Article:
Personally I think it is a little of both. A lot of the bounces went St. Louis’ way and pretty much nothing went right for the Wild. Including Zach Parise stopping his teammates shot from going into the Blues goal. The Wild are fast and the Blues are not. The Wild are winning face offs and the Blues are not. The Wild are spending days in the Blues zone while St. Louis is having trouble applying any kind of pressure to Wild goaltender Devon Dubnyk.
That being said, the Blues did what they had to do to win a playoff game in the other team’s building. They weathered the storm. They didn’t get rattled and they didn’t melt away. They couldn’t match the speed and the energy of the Wild so they did what they could do. They kept the attackers to the outside and and relied on Jake Allen to pick up the slack. Something he did with surprising efficiency. But most of all they found a way to win a game that the probably should have lost. That is how you win a playoff series.
Everyone agrees that if the Blues continue to play like they did in game one then they are merely delaying the inevitable. The Wild are simply too good of a offensive team. Jake Allen played like a great goaltender but to ask him to carry this team throughout the entire playoffs is unrealistic at best and simply impossible a worst.
As far as the lineup goes there isn’t a whole lot that Mike Yeo can do. Paul Stastny is still hurt and not even skating but Jori Lehtera’s 35% from the face off dots (the worst on the team) is not going to cut it. Hopefully Vladimir Sabotka (the guy who was signed mainly because of his face off skills) can shoulder some of the load on that line. That might help.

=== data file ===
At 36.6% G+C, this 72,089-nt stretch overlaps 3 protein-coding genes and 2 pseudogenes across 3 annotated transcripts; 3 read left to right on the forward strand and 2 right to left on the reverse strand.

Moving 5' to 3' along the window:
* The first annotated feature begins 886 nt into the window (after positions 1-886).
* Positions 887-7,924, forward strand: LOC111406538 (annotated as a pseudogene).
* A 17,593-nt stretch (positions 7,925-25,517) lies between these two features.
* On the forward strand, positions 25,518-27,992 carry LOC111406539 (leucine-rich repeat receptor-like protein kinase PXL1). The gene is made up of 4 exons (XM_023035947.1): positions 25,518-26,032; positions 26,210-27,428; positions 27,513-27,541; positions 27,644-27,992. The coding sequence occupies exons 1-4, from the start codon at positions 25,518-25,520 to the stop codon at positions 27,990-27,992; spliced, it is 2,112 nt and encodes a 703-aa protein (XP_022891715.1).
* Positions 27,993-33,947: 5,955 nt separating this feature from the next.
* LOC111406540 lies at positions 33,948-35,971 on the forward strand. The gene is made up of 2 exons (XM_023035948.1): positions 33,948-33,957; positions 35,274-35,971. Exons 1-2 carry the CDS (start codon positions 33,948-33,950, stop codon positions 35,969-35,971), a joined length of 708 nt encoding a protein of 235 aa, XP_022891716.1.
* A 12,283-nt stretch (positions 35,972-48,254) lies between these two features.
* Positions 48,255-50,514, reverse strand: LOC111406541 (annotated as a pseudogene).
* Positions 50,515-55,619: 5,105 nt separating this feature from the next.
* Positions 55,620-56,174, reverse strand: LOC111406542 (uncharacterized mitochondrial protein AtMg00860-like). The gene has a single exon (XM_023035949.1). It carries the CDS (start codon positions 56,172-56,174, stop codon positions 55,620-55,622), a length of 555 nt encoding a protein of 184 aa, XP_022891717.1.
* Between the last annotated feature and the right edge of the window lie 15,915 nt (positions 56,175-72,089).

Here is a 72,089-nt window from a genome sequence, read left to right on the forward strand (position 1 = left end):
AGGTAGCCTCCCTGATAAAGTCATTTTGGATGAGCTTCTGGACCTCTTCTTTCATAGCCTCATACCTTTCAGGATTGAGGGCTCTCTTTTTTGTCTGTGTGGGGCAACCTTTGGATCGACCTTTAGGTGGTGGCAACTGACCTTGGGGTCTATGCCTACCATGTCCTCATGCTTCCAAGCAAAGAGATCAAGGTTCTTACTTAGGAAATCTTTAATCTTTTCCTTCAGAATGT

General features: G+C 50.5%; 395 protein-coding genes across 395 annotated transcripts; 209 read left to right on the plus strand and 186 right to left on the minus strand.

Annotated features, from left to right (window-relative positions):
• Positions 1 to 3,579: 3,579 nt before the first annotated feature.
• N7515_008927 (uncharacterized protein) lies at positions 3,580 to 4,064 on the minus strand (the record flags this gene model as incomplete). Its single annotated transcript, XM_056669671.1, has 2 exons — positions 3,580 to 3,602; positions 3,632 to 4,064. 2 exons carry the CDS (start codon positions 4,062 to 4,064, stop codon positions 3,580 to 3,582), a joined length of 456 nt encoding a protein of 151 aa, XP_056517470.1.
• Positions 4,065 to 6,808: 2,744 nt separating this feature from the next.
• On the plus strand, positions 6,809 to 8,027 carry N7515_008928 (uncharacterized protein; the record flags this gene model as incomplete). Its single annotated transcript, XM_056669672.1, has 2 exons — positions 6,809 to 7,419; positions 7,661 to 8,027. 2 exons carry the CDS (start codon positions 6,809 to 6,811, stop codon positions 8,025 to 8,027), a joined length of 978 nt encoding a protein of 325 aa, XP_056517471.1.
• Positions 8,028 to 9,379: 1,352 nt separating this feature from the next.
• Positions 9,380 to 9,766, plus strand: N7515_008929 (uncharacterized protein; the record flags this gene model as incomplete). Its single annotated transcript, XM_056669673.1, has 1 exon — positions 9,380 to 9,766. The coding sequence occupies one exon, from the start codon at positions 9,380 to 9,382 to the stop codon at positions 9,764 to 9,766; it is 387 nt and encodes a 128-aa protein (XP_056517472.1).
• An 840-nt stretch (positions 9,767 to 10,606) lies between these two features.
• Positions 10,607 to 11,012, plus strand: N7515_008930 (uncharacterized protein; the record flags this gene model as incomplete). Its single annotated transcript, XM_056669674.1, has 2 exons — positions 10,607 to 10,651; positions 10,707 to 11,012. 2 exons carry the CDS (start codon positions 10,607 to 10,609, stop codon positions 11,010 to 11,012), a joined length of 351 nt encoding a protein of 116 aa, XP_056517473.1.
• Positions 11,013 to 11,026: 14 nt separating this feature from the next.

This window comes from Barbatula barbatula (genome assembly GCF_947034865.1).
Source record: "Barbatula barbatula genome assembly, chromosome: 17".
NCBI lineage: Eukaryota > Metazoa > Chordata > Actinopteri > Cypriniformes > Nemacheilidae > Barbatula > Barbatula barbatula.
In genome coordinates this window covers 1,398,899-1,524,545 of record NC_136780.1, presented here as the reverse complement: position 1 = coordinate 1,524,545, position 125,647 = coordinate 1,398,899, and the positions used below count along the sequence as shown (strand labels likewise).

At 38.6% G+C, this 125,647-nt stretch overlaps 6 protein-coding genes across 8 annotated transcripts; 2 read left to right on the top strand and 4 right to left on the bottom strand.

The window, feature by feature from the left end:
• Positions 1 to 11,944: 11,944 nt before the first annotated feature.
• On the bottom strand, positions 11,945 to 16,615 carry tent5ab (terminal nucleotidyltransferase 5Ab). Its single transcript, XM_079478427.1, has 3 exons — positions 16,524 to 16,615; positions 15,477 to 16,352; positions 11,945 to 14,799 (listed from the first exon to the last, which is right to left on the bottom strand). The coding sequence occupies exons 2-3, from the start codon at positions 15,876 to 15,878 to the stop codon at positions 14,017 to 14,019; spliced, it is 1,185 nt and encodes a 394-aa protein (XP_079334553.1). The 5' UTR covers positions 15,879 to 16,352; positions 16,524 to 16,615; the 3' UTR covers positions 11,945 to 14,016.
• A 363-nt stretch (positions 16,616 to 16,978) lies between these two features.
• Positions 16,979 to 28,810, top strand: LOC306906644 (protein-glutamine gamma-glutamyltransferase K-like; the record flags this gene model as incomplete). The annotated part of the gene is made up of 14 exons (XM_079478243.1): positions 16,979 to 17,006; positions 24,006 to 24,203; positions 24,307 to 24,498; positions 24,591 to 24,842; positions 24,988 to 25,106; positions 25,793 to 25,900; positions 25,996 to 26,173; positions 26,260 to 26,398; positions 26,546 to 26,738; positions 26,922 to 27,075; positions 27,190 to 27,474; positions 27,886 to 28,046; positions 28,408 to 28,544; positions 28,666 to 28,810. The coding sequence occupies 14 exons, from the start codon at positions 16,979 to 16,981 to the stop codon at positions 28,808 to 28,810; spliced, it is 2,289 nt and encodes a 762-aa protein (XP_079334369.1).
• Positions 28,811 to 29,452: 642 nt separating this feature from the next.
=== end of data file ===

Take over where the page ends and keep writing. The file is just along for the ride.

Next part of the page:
Yeo seems to determined to limit rookie defenseman Jordan Schmaltz’s exposure to the Wild, only playing him in situations that best allow him to excel. Schmaltz’s 9:18 of ice time last game was far and away the least of any defenseman. However, that does require the other four d-men above him to pick up the slack. As soon as Robert Bortuzzo is healthy he most certainly will reclaim his spot alongside Carl Gunnarsson.
Look for the Blues to come out with a much more aggressive game plan with a focus on extending their offensive zone time. They have got to find a way to win more face offs and when Minnesota puts them on the power play they have to find a way to convert, 0 for 4 with 5 shots on goal is not good enough.
Watch for the Blues two top lines to come out with guns blazing as they start to settle into this series. Steen, Lehtera and Sobotka will continue to be their team’s shutdown line. The 4th line needs to find better ways to contribute.
The best defense is a good offense. Lets Go Blues!
Update: According to Jeremy Rutherford, Robert Bortuzzo will make his return to the lineup tonight taking the place of Jordan Schmaltz and Zach Sanford is in for Jori Lehtera. I approve of these changes.